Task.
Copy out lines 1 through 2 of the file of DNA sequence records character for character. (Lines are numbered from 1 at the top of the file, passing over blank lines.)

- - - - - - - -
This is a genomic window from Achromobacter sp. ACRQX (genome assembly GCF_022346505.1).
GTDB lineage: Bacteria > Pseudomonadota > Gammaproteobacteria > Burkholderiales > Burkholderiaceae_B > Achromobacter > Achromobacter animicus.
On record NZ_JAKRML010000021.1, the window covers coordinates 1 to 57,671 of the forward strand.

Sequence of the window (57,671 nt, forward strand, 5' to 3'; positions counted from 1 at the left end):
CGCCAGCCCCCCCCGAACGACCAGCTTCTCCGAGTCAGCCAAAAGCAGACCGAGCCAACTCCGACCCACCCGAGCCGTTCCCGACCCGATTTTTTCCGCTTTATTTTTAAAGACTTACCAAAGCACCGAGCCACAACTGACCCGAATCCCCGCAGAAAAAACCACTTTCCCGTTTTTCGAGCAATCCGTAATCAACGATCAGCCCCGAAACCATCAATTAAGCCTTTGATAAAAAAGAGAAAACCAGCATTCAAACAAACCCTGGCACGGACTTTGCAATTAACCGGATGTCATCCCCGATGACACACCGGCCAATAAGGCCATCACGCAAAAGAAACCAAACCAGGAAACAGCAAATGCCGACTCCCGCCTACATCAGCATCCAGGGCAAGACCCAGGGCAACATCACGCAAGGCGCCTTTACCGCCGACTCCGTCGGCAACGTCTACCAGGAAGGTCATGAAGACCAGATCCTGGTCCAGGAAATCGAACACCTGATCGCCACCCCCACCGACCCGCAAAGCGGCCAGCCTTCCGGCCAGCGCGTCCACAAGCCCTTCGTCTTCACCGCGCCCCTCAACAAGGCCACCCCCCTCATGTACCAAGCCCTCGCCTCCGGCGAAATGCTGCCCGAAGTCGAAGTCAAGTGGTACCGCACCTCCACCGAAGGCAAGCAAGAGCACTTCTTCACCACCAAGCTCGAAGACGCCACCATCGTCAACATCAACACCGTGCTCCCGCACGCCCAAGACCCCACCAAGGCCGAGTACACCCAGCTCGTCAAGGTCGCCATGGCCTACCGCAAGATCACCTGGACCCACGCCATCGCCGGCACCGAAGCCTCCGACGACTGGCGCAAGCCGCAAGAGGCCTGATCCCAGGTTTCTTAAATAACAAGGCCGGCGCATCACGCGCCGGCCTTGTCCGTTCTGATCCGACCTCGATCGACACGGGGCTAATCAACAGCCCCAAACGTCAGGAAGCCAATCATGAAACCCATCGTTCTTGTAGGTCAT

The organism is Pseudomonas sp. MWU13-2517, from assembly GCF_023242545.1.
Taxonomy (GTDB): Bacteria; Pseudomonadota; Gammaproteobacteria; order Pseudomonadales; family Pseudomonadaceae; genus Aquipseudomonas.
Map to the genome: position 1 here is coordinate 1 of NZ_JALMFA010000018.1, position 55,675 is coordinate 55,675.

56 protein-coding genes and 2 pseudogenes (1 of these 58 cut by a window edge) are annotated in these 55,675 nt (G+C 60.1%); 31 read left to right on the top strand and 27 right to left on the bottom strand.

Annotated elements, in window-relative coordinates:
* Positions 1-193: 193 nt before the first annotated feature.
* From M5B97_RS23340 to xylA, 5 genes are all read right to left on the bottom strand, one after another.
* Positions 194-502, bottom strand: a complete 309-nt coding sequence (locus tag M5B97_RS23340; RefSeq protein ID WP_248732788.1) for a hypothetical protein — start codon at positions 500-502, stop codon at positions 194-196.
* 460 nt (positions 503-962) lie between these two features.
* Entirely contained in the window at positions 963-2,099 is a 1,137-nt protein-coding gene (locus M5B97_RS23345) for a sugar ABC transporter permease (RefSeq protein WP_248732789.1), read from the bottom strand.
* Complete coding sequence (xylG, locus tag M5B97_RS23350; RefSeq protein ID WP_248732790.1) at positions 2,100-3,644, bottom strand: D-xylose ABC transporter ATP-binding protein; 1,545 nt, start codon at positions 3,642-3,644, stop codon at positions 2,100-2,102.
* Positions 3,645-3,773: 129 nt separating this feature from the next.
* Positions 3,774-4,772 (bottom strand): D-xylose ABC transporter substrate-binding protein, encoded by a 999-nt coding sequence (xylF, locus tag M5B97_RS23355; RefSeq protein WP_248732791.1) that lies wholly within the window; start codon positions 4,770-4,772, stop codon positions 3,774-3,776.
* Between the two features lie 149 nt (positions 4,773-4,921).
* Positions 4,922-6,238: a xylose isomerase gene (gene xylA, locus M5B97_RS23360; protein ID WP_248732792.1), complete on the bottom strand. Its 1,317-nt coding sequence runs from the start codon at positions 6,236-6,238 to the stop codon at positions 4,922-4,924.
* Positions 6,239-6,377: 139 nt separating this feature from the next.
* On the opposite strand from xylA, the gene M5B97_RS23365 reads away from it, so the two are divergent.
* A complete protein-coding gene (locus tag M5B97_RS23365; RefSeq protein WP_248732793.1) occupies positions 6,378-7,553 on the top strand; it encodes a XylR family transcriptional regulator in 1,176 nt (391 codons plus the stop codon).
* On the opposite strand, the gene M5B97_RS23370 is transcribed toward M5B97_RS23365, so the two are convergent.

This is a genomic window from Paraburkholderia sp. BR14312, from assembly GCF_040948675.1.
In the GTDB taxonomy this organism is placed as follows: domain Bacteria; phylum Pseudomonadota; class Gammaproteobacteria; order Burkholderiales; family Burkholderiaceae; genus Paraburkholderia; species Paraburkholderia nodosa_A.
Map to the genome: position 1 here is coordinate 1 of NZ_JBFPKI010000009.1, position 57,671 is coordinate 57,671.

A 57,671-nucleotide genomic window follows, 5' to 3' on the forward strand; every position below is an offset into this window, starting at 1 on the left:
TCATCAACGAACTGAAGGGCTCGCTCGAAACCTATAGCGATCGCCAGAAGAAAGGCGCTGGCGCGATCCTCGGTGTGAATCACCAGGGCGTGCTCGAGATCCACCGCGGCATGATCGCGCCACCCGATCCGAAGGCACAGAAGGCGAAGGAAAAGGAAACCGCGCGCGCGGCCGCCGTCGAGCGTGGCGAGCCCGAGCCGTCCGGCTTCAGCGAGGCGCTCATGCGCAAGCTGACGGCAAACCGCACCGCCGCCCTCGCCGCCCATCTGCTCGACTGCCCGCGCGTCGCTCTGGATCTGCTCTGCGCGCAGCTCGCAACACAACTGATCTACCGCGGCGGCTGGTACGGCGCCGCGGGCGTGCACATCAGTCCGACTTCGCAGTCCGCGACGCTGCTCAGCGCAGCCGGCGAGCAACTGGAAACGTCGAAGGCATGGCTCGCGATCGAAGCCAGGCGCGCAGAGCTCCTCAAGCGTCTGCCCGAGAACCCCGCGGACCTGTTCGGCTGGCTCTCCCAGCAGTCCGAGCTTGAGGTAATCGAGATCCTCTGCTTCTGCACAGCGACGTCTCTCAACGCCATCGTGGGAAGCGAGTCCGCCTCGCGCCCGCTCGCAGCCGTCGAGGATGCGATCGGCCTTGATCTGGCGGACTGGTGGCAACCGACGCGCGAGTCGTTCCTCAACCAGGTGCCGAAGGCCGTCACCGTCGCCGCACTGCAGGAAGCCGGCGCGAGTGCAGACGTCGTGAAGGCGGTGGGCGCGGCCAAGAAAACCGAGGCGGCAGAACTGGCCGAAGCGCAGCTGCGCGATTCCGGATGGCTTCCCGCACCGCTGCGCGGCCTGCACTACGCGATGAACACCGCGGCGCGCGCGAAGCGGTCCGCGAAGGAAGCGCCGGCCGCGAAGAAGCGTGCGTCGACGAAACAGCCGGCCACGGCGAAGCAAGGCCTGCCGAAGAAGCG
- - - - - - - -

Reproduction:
This is a genomic window from Achromobacter sp. ACRQX (genome assembly GCF_022346505.1).
GTDB lineage: Bacteria > Pseudomonadota > Gammaproteobacteria > Burkholderiales > Burkholderiaceae_B > Achromobacter > Achromobacter animicus.